WASHINGTON — NASA is turning to private space companies to plug a worrisome five-year gap in its ability to boost astronauts into orbit and return them safely to Earth.
The gap runs from the end of next year, when the three remaining space shuttles are supposed to be retired, until 2015, the earliest that NASA's slow-moving replacement system, called Constellation, will be ready to do the job.
After the shuttle's retirement, the United States will have to rely on Russia to ferry Americans to and from the International Space Station, where six crew members from five nations are now circling Earth. This situation frustrates and embarrasses NASA, and annoys lawmakers, who fear that citizens will wonder why the nation has to depend on its old Cold War rival for rides.
As a result, two private companies are being asked first to demonstrate their ability to deliver cargo -- food, water, equipment and supplies -- to the space station starting in 2011. Commercial launches of human crews, a much riskier operation, would come no sooner than 2012, if at all.
There will be "a significant gap" in our ability to get cargo and people into orbit, Michael Suffredini, space station program manager, told a high-level Review of U.S. Human Space Flight Plans Committee last week.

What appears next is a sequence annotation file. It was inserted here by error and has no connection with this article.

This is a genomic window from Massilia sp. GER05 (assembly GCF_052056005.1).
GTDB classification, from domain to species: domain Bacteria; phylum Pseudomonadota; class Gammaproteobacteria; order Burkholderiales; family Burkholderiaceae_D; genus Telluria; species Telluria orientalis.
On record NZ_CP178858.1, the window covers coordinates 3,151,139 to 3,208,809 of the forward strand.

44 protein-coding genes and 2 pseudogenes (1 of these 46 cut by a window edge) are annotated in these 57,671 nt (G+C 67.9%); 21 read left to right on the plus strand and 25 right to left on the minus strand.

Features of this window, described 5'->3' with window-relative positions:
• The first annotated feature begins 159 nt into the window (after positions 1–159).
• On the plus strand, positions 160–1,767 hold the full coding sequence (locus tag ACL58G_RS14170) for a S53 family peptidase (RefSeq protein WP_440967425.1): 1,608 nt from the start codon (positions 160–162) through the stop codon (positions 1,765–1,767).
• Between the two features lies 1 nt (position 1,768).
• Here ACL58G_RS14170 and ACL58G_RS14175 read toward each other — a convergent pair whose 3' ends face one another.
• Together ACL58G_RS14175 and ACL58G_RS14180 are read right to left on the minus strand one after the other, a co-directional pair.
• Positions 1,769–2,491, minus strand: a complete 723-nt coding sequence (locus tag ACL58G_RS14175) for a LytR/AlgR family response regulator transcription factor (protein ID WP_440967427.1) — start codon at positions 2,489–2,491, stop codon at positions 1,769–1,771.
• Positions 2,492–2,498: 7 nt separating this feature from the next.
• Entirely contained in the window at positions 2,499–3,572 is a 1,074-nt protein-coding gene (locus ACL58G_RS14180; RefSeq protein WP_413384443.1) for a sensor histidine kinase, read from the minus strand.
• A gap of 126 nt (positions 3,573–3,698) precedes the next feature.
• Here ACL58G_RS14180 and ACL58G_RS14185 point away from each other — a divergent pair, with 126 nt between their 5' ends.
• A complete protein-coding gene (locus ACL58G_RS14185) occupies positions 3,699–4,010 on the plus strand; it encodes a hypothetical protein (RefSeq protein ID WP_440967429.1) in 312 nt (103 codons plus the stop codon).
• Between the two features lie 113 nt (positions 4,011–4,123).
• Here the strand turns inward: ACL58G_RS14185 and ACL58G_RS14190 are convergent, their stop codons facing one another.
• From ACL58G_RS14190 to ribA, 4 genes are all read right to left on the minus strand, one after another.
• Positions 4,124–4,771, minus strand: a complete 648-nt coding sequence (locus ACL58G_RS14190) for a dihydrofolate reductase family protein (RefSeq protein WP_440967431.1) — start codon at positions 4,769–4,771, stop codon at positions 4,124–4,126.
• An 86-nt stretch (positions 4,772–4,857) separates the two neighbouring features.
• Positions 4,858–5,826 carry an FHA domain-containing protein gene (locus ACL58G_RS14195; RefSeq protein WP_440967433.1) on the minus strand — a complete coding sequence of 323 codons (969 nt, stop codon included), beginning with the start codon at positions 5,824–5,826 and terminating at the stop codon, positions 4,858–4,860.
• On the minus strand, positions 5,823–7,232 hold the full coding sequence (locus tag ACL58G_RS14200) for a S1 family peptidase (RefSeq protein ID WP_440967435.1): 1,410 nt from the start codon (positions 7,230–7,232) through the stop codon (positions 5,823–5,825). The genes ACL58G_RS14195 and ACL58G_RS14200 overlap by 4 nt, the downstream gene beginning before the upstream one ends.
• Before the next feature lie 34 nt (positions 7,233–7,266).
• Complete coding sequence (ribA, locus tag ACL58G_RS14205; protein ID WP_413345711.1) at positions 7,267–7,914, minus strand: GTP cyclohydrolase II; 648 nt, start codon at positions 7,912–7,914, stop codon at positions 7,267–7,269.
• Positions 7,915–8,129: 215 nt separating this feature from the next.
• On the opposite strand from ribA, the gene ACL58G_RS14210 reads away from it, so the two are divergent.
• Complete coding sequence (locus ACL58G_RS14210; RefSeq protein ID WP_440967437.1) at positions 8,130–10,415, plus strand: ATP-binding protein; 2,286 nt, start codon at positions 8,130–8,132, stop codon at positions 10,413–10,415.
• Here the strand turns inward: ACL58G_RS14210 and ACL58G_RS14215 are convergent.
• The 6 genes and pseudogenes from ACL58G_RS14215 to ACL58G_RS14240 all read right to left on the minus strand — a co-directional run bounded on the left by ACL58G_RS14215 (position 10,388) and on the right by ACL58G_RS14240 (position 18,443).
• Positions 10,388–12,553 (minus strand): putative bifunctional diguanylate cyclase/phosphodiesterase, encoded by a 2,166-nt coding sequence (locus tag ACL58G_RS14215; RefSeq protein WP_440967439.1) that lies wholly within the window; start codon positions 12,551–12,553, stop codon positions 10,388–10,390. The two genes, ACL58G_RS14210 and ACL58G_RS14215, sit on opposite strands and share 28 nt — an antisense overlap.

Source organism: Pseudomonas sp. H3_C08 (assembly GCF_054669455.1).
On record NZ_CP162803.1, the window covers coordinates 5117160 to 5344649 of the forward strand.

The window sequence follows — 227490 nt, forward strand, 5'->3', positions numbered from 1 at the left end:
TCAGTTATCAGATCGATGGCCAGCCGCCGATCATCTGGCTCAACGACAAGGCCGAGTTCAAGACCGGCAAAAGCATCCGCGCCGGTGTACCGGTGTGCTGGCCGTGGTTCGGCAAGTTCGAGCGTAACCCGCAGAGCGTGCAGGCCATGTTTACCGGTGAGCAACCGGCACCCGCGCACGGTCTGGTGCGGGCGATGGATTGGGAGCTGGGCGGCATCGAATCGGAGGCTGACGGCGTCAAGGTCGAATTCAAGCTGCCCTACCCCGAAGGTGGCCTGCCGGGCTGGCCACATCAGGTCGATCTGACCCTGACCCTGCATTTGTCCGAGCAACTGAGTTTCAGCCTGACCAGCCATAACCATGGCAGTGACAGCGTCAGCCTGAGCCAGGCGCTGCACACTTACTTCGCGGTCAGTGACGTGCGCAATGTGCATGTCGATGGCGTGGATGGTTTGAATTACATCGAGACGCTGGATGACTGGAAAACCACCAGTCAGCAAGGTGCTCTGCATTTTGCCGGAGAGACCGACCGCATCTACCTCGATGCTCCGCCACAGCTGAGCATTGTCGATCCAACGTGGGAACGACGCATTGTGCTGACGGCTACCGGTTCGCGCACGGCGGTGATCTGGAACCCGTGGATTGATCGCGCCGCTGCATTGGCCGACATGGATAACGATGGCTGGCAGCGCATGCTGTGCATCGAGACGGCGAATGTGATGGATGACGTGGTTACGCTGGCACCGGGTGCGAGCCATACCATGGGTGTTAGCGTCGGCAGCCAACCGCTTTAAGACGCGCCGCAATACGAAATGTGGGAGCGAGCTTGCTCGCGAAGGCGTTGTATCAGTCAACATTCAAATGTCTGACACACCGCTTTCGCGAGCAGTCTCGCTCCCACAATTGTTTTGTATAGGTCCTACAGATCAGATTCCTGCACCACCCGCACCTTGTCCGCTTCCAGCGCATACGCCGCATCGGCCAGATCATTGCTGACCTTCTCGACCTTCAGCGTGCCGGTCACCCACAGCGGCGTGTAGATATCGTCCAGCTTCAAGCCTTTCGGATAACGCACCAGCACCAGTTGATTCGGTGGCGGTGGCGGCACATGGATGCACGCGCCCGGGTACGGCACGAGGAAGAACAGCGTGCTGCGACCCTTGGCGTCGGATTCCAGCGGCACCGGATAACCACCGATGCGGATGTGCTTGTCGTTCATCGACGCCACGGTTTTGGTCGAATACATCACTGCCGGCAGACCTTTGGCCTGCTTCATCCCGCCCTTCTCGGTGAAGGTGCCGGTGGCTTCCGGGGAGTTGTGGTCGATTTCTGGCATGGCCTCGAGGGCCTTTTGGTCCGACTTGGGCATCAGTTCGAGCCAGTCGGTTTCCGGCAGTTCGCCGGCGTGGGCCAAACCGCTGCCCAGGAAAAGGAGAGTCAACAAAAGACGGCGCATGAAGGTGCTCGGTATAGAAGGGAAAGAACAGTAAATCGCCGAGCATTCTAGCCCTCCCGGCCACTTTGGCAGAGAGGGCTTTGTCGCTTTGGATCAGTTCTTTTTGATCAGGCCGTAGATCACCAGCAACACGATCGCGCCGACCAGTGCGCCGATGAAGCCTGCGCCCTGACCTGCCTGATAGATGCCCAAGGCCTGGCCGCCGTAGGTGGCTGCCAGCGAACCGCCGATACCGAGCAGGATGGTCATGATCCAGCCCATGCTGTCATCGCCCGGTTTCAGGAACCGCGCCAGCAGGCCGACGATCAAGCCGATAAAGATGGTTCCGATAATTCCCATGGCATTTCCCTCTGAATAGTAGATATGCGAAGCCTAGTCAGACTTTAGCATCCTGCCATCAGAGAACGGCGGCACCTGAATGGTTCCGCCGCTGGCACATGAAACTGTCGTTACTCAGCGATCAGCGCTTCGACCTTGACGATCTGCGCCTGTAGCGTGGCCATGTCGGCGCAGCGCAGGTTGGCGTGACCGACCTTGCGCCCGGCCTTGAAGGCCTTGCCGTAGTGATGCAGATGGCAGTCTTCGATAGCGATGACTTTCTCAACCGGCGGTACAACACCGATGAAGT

The Obama administration created the committee, headed by Norman Augustine, the retired chief executive of the space-military contractor Lockheed Martin, to evaluate NASA's plan to send humans to the moon and eventually to Mars. It's supposed to make its recommendations -- to continue, alter or scrap the project -- by the end of August.
"We believe we can eliminate the gap," Elon Musk, chief executive of Space Exploration Technologies -- SpaceX for short -- of Hawthorne, Calif., told the committee. "We can provide housekeeping and logistical services. We'll let NASA concentrate on the moon and beyond."
SpaceX and its chief rival, Orbital Sciences Corp. of Dulles, Va., received preliminary NASA awards totaling $500million in December. Skeptics are concerned about private companies' ability to meet NASA's safety and reliability standards. SpaceX's Falcon 1 rocket failed three times before it finally managed to put a small, dummy payload in orbit last September. Orbital lost a Taurus rocket, carrying NASA's Orbiting Carbon Observatory, in February.
"Despite their best efforts, some truly private enterprises have not been able to deliver on plans of launching vehicles," Sen Richard Shelby, R-Ala., told a Senate hearing in May.